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'10,000 refugees' to be relocated from Libya to EU in 2018

The initiative would be part of an attempt by EU countries to address the deteriorating conditions in Libya

AFP | PTI  |  Rome 

Refugees and migrants overcrowd a wood boat as they are rescued by a team of the Spanish NGO Proactiva Open Arms during a rescue operation on the Mediterranean sea

Up to 10,000 people stranded in refugee camps and detention centres in could be relocated to in 2018, the Italian said today.

The initiative would be part of an attempt by countries to address the deteriorating conditions in Libya, where thousands of people are held captive in inhumane conditions.

"In 2018, up to 10,000 refugees will be able to come to without risk, through humanitarian corridors," Italian said in an interview with the newspaper

The announcement comes after a group of 162 "vulnerable" people, from Eritrea, Ethiopia, and Yemen, were evacuated from and arrived by military plane in on Friday.

The group included single mothers, unaccompanied children and handicapped people, and was the first time refugees and migrants had been relocated directly to by the UN's refugee agency (UNHCR).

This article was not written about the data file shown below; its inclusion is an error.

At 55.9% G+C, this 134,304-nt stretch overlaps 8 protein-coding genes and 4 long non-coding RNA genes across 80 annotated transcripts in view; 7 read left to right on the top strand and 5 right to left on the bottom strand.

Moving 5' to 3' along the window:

About 400,000 migrants are in Libya, including roughly 36,000 children, the UN children's agency UNICEF and the Organization for Migration (IOM) said earlier this month.

In 2018, the IOM aims to repatriate 30,000 migrants to their home countries as part of a voluntary return programme.

Around 15,000 have been sent back this year.

"In accordance with the objectives of the Organization for Migration, 30,000 migrants without right to asylum will be able to be repatriated to their countries on a voluntary basis," in 2018, Minniti said.

"With the help of the Libyan authorities, we have constructed a new management model on the other side of the "

has long been a transit hub for migrants seeking a better life in Europe, but people smugglers have stepped up their lucrative business since the chaos following the 2011 revolution.

Last month, US broadcast video footage appearing to show migrants being sold as slaves near the Libyan capital Tripoli, sparking outrage.

International organisations are now able to "visit reception centres and improve their living conditions," Minniti said, adding that the conditions were currently "unacceptable".

also needs to take "credible" measures to work with the Libyan coastguard to better control the "illegal" influx of migrants arriving by sea, he said.

Sea arrivals to are down a third this year, from almost 180,000 people in 2016 to just under 119,000 in 2017, which includes nearly 15,000 unaccompanied children, according to UNICEF and IOM.

Hundreds of people also drowned trying to make the treacherous journey across the

First Published: Sun, December 24 2017. 18:46 IST